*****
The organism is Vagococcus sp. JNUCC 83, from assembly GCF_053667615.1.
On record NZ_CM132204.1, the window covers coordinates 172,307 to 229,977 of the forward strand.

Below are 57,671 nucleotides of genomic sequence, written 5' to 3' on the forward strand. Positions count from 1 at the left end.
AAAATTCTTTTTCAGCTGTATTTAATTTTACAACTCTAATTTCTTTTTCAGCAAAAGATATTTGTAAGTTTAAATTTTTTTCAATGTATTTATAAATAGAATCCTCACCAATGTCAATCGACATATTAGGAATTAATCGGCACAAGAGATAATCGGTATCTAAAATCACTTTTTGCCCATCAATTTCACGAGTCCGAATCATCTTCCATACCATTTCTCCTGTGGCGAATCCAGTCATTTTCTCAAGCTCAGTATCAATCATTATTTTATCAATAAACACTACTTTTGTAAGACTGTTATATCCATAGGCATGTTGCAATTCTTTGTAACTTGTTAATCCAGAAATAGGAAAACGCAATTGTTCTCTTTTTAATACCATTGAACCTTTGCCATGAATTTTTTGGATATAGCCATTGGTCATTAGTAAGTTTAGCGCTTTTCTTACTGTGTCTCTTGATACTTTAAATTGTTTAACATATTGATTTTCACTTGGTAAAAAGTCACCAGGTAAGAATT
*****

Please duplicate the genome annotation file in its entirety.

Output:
The organism is Vagococcus sp. JNUCC 83, from assembly GCF_053667615.1.
On record NZ_CM132204.1, the window covers coordinates 172,307 to 229,977 of the forward strand.

Below are 57,671 nucleotides of genomic sequence, written 5' to 3' on the forward strand. Positions count from 1 at the left end.
AAAATTCTTTTTCAGCTGTATTTAATTTTACAACTCTAATTTCTTTTTCAGCAAAAGATATTTGTAAGTTTAAATTTTTTTCAATGTATTTATAAATAGAATCCTCACCAATGTCAATCGACATATTAGGAATTAATCGGCACAAGAGATAATCGGTATCTAAAATCACTTTTTGCCCATCAATTTCACGAGTCCGAATCATCTTCCATACCATTTCTCCTGTGGCGAATCCAGTCATTTTCTCAAGCTCAGTATCAATCATTATTTTATCAATAAACACTACTTTTGTAAGACTGTTATATCCATAGGCATGTTGCAATTCTTTGTAACTTGTTAATCCAGAAATAGGAAAACGCAATTGTTCTCTTTTTAATACCATTGAACCTTTGCCATGAATTTTTTGGATATAGCCATTGGTCATTAGTAAGTTTAGCGCTTTTCTTACTGTGTCTCTTGATACTTTAAATTGTTTAACATATTGATTTTCACTTGGTAAAAAGTCACCAGGTAAGAATT